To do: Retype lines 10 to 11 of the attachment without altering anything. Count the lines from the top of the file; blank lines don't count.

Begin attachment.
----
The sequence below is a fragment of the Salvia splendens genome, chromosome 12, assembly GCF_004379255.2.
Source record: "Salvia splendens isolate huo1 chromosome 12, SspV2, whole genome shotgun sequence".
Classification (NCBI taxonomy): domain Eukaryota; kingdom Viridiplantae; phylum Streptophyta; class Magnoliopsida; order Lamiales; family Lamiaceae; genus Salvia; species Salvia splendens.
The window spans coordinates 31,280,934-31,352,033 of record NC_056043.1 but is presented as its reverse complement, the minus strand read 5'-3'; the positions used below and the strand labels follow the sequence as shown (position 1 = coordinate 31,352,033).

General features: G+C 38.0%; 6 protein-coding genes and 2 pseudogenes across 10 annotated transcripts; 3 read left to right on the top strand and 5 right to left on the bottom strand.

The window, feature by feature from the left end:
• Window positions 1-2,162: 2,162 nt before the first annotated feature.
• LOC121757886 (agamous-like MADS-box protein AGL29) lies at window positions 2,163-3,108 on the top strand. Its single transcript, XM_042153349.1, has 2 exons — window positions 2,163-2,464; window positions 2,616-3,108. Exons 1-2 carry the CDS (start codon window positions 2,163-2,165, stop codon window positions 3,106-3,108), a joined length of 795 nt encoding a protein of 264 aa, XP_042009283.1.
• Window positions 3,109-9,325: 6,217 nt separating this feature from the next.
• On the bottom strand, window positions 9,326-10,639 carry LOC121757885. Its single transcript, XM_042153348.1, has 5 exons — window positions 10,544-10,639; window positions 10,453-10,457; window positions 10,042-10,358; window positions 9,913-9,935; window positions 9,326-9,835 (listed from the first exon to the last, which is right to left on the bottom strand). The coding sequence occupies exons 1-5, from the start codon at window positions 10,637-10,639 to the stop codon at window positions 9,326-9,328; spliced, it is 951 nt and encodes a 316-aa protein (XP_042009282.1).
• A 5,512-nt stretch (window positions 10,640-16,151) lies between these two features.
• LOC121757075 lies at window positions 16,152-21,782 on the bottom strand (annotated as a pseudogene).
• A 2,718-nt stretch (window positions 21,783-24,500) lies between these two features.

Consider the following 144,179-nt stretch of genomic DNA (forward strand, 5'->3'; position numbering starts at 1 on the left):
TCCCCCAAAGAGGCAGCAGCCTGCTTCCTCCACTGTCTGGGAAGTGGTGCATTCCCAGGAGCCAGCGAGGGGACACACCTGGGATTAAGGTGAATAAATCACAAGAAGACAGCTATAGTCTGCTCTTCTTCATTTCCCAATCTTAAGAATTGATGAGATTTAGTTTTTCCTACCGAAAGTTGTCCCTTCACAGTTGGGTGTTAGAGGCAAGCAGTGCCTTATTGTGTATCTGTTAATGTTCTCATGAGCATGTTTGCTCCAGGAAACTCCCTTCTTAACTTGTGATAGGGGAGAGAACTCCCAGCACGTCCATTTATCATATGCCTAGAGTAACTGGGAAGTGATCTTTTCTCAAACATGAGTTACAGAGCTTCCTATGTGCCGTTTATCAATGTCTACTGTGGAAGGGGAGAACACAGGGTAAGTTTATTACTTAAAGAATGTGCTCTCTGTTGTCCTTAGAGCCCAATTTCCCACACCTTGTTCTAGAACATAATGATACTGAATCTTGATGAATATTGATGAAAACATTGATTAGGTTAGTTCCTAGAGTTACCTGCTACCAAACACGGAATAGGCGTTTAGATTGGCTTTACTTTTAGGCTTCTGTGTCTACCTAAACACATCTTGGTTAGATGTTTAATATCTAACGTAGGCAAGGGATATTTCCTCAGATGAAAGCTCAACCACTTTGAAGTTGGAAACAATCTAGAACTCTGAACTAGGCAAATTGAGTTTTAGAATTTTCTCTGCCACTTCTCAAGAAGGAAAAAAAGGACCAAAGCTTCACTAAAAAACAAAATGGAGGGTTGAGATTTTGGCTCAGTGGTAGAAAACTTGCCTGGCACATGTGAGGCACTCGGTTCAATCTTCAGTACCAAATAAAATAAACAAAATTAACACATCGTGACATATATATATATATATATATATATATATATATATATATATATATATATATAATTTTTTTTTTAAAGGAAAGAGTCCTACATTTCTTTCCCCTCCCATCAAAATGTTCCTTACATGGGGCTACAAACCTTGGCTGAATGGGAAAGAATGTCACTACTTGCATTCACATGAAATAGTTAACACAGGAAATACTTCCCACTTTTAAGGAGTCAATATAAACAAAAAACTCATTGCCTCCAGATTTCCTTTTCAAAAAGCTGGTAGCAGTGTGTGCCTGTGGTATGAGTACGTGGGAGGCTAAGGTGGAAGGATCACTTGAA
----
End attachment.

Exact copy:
• On the bottom strand, window positions 9,326-10,639 carry LOC121757885. Its single transcript, XM_042153348.1, has 5 exons — window positions 10,544-10,639; window positions 10,453-10,457; window positions 10,042-10,358; window positions 9,913-9,935; window positions 9,326-9,835 (listed from the first exon to the last, which is right to left on the bottom strand). The coding sequence occupies exons 1-5, from the start codon at window positions 10,637-10,639 to the stop codon at window positions 9,326-9,328; spliced, it is 951 nt and encodes a 316-aa protein (XP_042009282.1).
• A 5,512-nt stretch (window positions 10,640-16,151) lies between these two features.